Logo - CCME
Banner Main – Digital Issue

From V to R

Let me start off by saying that the inaugural C3 in Saudi Arabia was well received and that issues of significance came up for substantial and meaningful discussion.

| | Mar 15, 2010 | 12:16 pm
Share this story
B Surendar

B Surendar

Let me start off by saying that the inaugural C3 in Saudi Arabia was well received and that issues of significance came up for substantial and meaningful discussion. Considering that the conference is from the same stable as the magazine, you may question the objectivity of my observations, but as the coverage on the event (please turn to page 26) will reveal, that was, indeed, the case.

The conference served as a forum on several fronts. For long, the Kingdom, a pioneer in air conditioning-, refrigeration- and ventilation-related installations in the region, has emerged with sophisticated technological advances. The sheer size of the country being such, these projects have been spread so far and wide that they have remained relatively obscure and tucked away from accolades. The conference was a convergence of the technological advancements, be it the central cooling facility in King Saud University or the massive cold storage facilities at Tabuk Agricultural Development Company (TADCO), which by the way, I am told, is so large a farm that it occupies an area comparable to the whole of Bahrain.

On the issue front, the announcement by National Water Company (NWC) that it is committed to supplying treated sewage effluent (TSE) to key projects and key cities in the Kingdom was welcome news, considering the acute water shortage in Saudi Arabia and its impact on district cooling, in terms of perception and feasibility. Hisham Hajaj of Stanley Consultants provided an instance of the positive perception while making a presentation on the Retirement Fund projects in the Kingdom. Speaking about the two district cooling plant rooms in the King Abdullah Financial District project, Hajaj said that the wise officials at the Retirement Fund consented to consider district cooling as an option only after they were assured of a steady supply of TSE.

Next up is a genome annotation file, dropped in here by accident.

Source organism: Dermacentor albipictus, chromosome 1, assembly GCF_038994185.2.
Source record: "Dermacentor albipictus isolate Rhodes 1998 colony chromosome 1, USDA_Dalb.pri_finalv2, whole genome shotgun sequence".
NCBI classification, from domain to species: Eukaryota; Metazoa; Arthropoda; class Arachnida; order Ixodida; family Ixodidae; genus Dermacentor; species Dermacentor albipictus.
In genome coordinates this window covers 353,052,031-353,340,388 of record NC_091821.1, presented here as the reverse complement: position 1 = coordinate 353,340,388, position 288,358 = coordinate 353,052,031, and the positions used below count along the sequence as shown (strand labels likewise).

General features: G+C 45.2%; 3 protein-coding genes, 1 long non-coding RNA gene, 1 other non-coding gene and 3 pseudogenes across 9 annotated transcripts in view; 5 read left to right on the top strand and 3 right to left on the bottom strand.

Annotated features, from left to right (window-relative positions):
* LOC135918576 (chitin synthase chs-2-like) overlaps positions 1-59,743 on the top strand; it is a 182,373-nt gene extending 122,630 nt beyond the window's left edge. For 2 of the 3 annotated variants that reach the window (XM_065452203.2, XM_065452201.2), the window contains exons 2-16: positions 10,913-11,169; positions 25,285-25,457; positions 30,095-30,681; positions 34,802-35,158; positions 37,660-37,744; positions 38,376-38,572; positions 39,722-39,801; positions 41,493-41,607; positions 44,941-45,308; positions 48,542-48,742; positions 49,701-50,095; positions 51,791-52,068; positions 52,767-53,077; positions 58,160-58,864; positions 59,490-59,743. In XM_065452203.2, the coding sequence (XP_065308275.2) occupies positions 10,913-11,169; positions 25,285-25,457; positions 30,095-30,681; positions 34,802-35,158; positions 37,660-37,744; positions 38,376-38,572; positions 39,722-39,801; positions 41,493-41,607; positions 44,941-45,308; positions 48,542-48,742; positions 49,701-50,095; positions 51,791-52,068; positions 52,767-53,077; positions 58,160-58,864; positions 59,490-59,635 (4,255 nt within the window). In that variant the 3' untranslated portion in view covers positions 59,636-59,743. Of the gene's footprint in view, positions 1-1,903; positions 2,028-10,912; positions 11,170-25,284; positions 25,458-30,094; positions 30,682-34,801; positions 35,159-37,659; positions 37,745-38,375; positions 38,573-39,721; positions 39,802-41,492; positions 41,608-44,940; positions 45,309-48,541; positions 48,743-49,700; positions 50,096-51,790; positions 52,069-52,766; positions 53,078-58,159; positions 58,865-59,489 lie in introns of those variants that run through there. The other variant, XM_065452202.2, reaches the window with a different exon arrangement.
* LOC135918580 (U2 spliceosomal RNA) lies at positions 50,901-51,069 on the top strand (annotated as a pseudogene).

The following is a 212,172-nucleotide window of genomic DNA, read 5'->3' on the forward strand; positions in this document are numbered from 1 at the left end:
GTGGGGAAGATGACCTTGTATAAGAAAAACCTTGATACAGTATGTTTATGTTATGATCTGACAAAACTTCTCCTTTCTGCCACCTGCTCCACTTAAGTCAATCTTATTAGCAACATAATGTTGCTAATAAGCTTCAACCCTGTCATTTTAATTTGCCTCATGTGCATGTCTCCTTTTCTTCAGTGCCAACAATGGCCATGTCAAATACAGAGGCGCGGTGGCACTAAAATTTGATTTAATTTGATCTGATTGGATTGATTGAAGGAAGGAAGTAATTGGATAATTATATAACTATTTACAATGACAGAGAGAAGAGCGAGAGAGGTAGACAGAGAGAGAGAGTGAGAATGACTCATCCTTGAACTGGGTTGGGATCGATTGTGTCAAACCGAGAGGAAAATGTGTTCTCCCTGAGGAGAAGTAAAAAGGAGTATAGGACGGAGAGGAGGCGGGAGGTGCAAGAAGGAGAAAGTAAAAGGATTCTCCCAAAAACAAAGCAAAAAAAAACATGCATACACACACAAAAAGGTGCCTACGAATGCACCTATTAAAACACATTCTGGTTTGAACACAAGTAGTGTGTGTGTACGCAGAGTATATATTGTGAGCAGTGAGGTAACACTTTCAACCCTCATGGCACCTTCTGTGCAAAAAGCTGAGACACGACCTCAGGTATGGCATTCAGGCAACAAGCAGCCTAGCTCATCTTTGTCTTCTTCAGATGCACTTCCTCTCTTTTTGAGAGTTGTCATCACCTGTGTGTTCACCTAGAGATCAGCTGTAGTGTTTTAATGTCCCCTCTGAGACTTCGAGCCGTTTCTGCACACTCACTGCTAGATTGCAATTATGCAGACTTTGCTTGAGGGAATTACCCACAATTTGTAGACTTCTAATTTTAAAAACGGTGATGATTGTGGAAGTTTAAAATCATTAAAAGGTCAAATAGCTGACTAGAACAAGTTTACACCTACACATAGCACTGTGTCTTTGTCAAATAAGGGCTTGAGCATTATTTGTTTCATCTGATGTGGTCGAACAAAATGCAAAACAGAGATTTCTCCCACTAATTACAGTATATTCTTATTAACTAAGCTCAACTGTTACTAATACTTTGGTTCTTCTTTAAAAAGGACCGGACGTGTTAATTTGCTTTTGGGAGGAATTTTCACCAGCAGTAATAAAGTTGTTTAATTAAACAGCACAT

Another issue that sparked interest among delegates concerned the discussion on large central cooling plants and an integrated approach to district cooling, turbine inlet air cooling (TIAC) and other industrial applications. The discussion unveiled an appealing option for district cooling providers, long faced with the vexing issue of amorphous load-profiles.

Speaking about the overall profile of the conference, for us, as organisers, we stood by our tradition of producing a dedicated and comprehensive HVACR conference. Though it gets quite cold in TADCO (it goes to even minus five degrees centigrade, I am told), heating was not an area that came up for discussion; but all the other letters of the acronym stood up pretty well in Riyadh.


Share this story

Feedback for this story

Your e-mail address will not be published. Required fields are marked *